One had to climb the exterior and once on top there was only one way you were getting off. You didn’t come down the same way you went up. Kids sat for nearly 1/2 hour on that roof to get the nerve. The channel was a good leap (deep) done mainly at high-tide as there was about a one inch diameter pipe that one could see sticking out of the water at low-tide. Its connection? All that was known was the general area of location. It wasn’t quite in the landing area but covered/hidden at high tide, it presented a mindful awareness. At low tide one could walk under that building.

To the right looking towards the building one place town sewer lines emptied. Other place was down by Ferry Cup.

All the docks there now weren’t. Nor all those boats.

The Warwick Boat Yard, where boats for the Navy were built. They didn’t seem to mind kids walking in the lofts, the drawings, templates.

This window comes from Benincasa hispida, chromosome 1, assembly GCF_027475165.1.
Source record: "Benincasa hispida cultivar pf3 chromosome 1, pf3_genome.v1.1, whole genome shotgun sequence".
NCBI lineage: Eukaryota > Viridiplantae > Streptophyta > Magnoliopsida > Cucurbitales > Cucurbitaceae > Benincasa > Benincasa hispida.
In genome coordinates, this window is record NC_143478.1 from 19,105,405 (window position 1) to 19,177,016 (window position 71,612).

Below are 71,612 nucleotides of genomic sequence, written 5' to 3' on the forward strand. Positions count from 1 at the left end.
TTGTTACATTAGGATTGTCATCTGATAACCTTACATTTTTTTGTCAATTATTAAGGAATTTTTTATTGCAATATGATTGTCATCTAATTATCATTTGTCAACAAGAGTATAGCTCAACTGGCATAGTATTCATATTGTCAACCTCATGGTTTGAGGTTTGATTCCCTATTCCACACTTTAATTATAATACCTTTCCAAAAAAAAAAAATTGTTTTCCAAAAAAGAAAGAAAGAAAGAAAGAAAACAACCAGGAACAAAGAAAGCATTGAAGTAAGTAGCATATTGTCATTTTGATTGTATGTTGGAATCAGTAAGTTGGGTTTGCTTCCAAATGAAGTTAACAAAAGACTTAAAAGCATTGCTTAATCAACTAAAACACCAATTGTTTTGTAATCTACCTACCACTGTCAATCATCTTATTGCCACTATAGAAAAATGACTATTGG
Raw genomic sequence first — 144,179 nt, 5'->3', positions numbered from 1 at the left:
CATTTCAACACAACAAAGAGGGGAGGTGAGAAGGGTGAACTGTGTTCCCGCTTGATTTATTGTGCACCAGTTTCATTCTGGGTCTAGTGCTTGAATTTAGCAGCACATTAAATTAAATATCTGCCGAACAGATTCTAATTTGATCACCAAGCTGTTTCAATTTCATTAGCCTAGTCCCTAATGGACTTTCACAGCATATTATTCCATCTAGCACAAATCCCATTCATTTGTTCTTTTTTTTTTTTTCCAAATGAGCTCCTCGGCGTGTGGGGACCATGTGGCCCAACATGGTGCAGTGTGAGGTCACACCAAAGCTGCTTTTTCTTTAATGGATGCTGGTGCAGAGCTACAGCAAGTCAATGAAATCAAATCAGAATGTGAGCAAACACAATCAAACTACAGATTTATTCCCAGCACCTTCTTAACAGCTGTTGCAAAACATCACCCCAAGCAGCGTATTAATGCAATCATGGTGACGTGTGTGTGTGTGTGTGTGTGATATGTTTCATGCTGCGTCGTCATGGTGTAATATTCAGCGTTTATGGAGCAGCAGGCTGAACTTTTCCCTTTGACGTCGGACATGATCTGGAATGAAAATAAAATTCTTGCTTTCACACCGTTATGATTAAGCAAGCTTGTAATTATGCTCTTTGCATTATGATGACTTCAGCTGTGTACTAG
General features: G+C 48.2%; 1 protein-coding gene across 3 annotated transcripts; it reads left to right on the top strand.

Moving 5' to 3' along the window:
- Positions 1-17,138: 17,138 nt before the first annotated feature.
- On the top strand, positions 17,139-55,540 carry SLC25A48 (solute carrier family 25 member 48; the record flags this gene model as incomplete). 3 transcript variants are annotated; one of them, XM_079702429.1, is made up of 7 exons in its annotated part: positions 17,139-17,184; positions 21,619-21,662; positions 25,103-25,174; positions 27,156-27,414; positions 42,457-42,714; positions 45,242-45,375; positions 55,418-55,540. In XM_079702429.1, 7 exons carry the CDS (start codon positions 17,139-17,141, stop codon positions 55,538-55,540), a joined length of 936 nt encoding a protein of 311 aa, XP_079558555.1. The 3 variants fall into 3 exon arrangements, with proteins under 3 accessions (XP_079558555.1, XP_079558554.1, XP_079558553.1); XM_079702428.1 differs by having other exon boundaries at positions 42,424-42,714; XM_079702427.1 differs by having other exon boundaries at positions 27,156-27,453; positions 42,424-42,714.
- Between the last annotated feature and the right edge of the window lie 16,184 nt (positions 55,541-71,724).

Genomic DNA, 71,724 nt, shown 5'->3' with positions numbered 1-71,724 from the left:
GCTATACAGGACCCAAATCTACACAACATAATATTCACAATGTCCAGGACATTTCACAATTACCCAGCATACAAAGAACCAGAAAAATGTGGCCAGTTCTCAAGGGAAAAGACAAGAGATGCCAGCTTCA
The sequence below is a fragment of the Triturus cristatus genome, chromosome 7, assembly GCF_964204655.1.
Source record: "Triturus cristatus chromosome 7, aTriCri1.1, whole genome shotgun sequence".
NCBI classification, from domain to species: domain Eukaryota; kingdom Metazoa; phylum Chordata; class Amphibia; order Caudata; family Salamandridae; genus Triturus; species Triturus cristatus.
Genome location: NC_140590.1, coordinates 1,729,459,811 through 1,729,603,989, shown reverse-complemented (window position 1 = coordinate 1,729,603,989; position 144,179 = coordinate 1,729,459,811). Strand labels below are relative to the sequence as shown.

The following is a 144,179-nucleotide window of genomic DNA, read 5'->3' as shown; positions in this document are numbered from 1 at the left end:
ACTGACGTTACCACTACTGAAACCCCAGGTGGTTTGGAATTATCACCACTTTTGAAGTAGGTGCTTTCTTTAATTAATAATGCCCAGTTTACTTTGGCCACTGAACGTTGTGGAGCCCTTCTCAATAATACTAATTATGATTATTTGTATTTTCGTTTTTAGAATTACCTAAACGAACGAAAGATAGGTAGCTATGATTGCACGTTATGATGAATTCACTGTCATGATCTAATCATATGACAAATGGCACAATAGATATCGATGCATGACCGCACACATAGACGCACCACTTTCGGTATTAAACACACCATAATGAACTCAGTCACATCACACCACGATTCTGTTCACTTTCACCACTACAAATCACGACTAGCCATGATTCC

Used to dig between those rails that launched those boats to hide from the game wardens, (deps).

The only ones I remember being hauled out of the cove were the ones unfortunate to get caught by the game wardens for digging in polluted areas at the Ferry Cup. My Aunt Edy saw everyone digging one day, thought she’d join in and became one cited/summoned for illegal digging.

There was a publication “The Pirates of East Greenwich Cove.” Last time I spoke of that was with people that knew and were more familiar than I. Names like, Gill B, Bebe, Mark T, Joe G. Quite the operation complete with walkie-talkies to avoid the “deps” as it was (may still be) illegal to take any shellfish out of the waters at night. Not just in polluted area as such, all areas. There’s a reason for that.

That bay as mismanaged as it was for a certain loud few that stood in opposition to farming was so loaded with quahogs. At Long Point they were so numerous the quahog shells grew deformed. Still sellable. To sell a bushel of little necks back as a teen, you’d maybe make $13-$15 for the bushel. It was spent before you cashed in.

At a time before Amtrak closed all the RR Crossings, train cars had names – Santa Fe, Union Pacific, Georgia Pacific, coal cars, long and yes all trains had a caboose. Now it is Amtrak NE Regional.